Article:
Where I (mainly, among other ways) differ is in response. I simply see no way in which mass deportation can be considered moral at this point. We would be dragging people out of their homes – legal citizens – at gunpoint and forcing them on pain of death to them and their families to settle in lands utterly foreign to them. It is not right. It is not moral. It is not just. There is no recourse to just war here: You would be the aggressor.

Might this mean that war is coming eventually? Maybe! So what do we do about it?

Unlike most people, I am willing to say that there is simply no good answer. Deportation is not a magic bullet. A radical change of the school system is not a magic bullet. Stricter immigration laws is not a magic bullet. Trump is not a magic bullet. There are no magic bullets.

What we can do is this: Sell your cloak and buy a sword. Maybe war is coming. Maybe not! Live out the faith in word and deed. Perform the corporal works of mercy. Try to contribute something good, true, and beautiful to society. Repent. And pray without ceasing.

Will this prevent war? Will this solve our many other issues?

Probably not, really. At least not for a long, long time. But that’s life. As Tolkien once said, we are in for the long defeat. Take heart – the final victory is assured. And in the meantime we muddle through as best we can.

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Not Very Catholic of Me

My local parish is very small. It was small when I arrived in my town 18 years ago and has shrunk since then. When I got confirmed, there was somewhere in the ballpark of twenty other confirmants. This year, there are 8. At the Vigil Mass, there was one single catechumen. I went alone to the Mass (for scheduling reasons), and I got a pew to myself, in the front of the Church, not the annex. It was not the only empty pew.

The Church building itself is quite tiny. It is a small wooden building with a small main section and an equally small annex. CCD classes are taught in a little house next door, literally just a small house bought out by the parish and used to teach Catechism classes to the kids. The Church has a tiny basement that used to be used for this as well. I’m honestly not even sure if it’s needed anymore.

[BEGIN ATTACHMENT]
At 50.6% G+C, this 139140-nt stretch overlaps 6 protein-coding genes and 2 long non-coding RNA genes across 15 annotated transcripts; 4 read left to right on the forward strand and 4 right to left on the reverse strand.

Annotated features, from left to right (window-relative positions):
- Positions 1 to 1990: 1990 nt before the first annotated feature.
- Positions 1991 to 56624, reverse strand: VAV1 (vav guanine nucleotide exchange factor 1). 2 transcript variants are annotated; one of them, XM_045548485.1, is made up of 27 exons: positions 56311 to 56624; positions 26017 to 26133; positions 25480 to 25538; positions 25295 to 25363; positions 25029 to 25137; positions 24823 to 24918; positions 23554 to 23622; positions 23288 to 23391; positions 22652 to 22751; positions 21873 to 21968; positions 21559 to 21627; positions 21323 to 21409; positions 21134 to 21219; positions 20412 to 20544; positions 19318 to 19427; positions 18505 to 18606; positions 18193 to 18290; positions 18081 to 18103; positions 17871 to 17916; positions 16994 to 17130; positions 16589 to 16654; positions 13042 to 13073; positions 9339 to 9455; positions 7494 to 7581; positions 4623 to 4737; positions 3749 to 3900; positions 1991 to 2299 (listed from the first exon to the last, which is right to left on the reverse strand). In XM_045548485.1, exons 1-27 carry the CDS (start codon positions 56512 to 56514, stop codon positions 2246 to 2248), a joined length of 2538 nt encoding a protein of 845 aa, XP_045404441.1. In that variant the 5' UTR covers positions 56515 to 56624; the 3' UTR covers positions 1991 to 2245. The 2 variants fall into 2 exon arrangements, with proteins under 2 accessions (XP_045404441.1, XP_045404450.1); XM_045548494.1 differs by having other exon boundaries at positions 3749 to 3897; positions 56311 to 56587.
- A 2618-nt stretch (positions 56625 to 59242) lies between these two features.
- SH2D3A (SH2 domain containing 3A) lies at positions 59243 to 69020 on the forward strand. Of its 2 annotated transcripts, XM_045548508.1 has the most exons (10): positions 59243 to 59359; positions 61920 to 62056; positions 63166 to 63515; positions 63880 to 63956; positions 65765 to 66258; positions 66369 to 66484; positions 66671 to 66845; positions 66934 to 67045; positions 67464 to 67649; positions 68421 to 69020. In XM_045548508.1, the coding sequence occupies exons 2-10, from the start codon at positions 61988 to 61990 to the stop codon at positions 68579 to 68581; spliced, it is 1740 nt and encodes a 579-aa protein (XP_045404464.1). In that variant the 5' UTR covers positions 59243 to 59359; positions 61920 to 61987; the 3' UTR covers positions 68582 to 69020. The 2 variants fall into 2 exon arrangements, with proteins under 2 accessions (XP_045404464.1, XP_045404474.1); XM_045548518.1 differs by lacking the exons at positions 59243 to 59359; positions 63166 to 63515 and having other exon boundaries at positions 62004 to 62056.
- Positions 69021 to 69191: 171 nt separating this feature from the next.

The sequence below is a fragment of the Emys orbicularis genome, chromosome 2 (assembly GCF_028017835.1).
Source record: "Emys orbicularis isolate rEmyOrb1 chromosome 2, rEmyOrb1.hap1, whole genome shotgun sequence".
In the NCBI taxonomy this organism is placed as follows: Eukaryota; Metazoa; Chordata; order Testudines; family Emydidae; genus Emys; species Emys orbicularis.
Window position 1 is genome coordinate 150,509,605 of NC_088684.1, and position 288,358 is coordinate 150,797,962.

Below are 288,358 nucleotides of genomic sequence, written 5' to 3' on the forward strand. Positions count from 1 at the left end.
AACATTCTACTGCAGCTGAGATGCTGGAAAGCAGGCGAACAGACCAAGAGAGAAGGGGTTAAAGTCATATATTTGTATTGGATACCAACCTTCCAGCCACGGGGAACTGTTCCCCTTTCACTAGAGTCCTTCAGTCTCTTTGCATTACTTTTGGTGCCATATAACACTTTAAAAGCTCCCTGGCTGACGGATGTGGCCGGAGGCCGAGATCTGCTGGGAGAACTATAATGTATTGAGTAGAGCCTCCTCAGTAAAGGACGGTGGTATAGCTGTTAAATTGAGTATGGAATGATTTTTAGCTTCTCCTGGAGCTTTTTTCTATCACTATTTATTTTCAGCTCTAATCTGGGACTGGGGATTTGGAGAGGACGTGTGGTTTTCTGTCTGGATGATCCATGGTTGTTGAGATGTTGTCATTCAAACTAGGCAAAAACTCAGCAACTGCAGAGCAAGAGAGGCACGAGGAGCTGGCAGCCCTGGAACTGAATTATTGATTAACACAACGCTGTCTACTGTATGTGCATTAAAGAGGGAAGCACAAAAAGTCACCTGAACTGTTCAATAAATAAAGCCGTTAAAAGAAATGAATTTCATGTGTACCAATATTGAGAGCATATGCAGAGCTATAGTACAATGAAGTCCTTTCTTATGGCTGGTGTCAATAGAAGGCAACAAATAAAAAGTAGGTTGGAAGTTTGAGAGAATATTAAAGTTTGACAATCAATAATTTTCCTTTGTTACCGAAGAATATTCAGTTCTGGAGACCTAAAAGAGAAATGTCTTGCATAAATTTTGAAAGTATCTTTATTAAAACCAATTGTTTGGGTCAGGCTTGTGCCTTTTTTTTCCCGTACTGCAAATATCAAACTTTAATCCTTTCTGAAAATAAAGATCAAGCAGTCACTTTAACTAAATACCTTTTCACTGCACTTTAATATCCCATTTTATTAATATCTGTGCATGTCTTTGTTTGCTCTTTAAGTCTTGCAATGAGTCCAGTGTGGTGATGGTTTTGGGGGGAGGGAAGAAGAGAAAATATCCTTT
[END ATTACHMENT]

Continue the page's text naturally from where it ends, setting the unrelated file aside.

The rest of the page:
We have a single Priest. He is not the first Priest since I arrived in town – the first Priest was as I remember him a fine man as well, incidentally – but he has been there for probably 15 years at least, and is getting well up there in age. He is a wonderful man and an orthodox Priest I am proud to call our leader.

Everything here is made of wood, and the big money-making splurge – and I remember this as being a BIG deal – was the creation of a prayer garden, a small gray brick circle set out about ten to twenty feet away from the church with a nice looking bench on it. It is literally just an alternate route to the church annex, connected to the pathway.

This was where the Easter Vigil Mass was started – the candles were lit in the prayer garden and after that was done with we walked inside to finish the Mass. Anyone who’s candle hadn’t been lit was to have it lit by other parishioners in the church proper, and in that way the flame was spread. The candles only stayed lit for maybe twenty minutes to a half hour of the two hour service, but it’s a beautiful idea all the same.

I wish our congregation was bigger. I may even be volunteering soon to help out with things as simple as keeping our website up to date, and I do love Cathedrals and beautiful church architecture. And yet despite all of that there is, I think, something worthwhile about the particular sort of fellowship fostered in a tiny wooden church with a single Priest and a prayer garden within spitting distance of the doorway. I don’t know most of these people very well, but we are united in Christ, and the fact that we are alone in this together, so to speak, comes across particularly vividly when your setting is as humble as ours.

This is not very Catholic of me to say, I suppose, but it is my honest opinion.

Ever since I have been here rumors have flown that the diocese was on the verge of shutting us down (not unreasonable with two other larger parishes in spitting distance). And yet here we stand, dwindling congregation and all, the Parish ready to celebrate its 70th anniversary in September.

While I would certainly understand why someone would make the call to shut us down, I hope they don’t. Whether they realize it or not something significant would be lost if the tiny wooden church with a prayer garden connected to the backdoor walkway ever closed its doors. I only pray the rest of the world realizes this before it’s too late for us and we have to close our doors at last.